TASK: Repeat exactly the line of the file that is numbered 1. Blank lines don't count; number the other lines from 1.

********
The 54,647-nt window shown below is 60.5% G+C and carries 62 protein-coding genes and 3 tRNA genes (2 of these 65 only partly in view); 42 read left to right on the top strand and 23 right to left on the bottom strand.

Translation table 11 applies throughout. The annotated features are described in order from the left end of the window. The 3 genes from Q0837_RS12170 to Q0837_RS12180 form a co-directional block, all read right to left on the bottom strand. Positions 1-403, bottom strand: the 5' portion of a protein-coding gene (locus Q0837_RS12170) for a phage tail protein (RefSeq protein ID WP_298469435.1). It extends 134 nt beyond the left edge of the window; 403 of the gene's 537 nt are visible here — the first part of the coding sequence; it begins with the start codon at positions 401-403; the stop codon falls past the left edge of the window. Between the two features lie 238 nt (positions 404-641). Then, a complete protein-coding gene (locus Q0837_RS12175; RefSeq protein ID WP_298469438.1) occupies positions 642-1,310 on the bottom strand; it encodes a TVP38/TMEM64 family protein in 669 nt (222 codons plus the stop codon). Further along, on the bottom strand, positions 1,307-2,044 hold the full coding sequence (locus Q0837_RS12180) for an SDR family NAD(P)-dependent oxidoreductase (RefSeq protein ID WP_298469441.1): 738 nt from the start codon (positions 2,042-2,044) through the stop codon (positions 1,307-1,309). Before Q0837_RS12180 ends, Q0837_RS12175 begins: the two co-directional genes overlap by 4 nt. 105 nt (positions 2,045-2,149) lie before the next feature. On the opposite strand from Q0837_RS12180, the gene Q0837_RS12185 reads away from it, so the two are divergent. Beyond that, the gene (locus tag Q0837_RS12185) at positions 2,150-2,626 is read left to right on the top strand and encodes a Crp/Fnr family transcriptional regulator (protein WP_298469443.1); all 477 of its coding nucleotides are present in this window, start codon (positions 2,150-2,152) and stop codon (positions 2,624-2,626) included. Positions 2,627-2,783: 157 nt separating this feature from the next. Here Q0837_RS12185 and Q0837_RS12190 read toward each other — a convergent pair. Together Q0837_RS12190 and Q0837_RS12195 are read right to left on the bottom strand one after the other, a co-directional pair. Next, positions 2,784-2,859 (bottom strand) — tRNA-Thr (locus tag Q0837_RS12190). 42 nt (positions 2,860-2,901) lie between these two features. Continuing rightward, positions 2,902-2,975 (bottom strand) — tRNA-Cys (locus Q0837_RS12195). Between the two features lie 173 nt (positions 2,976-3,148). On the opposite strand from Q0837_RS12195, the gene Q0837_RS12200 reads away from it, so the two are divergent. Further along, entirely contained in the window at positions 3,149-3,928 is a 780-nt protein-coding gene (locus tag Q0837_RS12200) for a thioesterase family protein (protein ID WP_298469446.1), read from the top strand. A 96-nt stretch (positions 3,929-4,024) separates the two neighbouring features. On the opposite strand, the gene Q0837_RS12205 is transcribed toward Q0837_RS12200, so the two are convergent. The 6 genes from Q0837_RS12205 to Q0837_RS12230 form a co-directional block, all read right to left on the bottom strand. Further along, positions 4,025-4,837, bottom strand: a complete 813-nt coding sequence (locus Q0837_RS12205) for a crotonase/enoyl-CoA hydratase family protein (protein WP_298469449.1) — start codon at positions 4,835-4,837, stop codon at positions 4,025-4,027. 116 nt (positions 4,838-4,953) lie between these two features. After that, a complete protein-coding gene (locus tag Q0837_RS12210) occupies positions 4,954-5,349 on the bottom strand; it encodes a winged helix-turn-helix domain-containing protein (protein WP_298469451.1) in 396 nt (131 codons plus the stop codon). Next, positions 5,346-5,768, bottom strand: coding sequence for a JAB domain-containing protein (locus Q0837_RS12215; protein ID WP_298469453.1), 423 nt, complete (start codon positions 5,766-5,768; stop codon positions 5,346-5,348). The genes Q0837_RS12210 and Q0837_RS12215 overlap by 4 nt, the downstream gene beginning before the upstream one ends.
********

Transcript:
The 54,647-nt window shown below is 60.5% G+C and carries 62 protein-coding genes and 3 tRNA genes (2 of these 65 only partly in view); 42 read left to right on the top strand and 23 right to left on the bottom strand.